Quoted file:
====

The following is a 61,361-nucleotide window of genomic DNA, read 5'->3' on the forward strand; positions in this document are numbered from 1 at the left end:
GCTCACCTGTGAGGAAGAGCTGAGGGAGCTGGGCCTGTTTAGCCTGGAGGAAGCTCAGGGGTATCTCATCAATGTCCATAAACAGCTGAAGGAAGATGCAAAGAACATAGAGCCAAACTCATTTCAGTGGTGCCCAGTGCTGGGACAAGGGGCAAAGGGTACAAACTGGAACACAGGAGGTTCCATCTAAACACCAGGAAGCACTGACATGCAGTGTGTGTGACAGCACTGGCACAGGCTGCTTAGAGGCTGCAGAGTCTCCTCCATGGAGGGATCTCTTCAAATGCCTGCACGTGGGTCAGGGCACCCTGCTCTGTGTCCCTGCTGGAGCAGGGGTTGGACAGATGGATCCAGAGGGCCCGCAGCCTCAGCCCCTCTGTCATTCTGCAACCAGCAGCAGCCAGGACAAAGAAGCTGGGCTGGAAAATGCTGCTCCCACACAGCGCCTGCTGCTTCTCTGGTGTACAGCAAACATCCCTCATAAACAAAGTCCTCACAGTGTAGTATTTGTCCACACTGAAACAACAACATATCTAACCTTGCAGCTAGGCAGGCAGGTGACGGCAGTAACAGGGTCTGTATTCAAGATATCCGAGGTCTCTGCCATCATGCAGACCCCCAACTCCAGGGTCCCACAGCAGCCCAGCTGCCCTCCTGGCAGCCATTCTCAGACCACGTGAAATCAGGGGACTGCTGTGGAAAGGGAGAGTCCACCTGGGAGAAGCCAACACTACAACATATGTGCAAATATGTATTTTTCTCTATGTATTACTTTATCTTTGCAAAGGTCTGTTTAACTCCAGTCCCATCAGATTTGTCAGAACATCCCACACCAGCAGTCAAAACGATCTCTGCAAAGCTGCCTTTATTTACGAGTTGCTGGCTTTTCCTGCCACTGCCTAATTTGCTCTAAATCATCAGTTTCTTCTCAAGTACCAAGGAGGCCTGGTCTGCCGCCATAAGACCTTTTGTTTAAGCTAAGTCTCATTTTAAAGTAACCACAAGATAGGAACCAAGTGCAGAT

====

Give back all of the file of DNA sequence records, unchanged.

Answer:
The following is a 61,361-nucleotide window of genomic DNA, read 5'->3' on the forward strand; positions in this document are numbered from 1 at the left end:
GCTCACCTGTGAGGAAGAGCTGAGGGAGCTGGGCCTGTTTAGCCTGGAGGAAGCTCAGGGGTATCTCATCAATGTCCATAAACAGCTGAAGGAAGATGCAAAGAACATAGAGCCAAACTCATTTCAGTGGTGCCCAGTGCTGGGACAAGGGGCAAAGGGTACAAACTGGAACACAGGAGGTTCCATCTAAACACCAGGAAGCACTGACATGCAGTGTGTGTGACAGCACTGGCACAGGCTGCTTAGAGGCTGCAGAGTCTCCTCCATGGAGGGATCTCTTCAAATGCCTGCACGTGGGTCAGGGCACCCTGCTCTGTGTCCCTGCTGGAGCAGGGGTTGGACAGATGGATCCAGAGGGCCCGCAGCCTCAGCCCCTCTGTCATTCTGCAACCAGCAGCAGCCAGGACAAAGAAGCTGGGCTGGAAAATGCTGCTCCCACACAGCGCCTGCTGCTTCTCTGGTGTACAGCAAACATCCCTCATAAACAAAGTCCTCACAGTGTAGTATTTGTCCACACTGAAACAACAACATATCTAACCTTGCAGCTAGGCAGGCAGGTGACGGCAGTAACAGGGTCTGTATTCAAGATATCCGAGGTCTCTGCCATCATGCAGACCCCCAACTCCAGGGTCCCACAGCAGCCCAGCTGCCCTCCTGGCAGCCATTCTCAGACCACGTGAAATCAGGGGACTGCTGTGGAAAGGGAGAGTCCACCTGGGAGAAGCCAACACTACAACATATGTGCAAATATGTATTTTTCTCTATGTATTACTTTATCTTTGCAAAGGTCTGTTTAACTCCAGTCCCATCAGATTTGTCAGAACATCCCACACCAGCAGTCAAAACGATCTCTGCAAAGCTGCCTTTATTTACGAGTTGCTGGCTTTTCCTGCCACTGCCTAATTTGCTCTAAATCATCAGTTTCTTCTCAAGTACCAAGGAGGCCTGGTCTGCCGCCATAAGACCTTTTGTTTAAGCTAAGTCTCATTTTAAAGTAACCACAAGATAGGAACCAAGTGCAGAT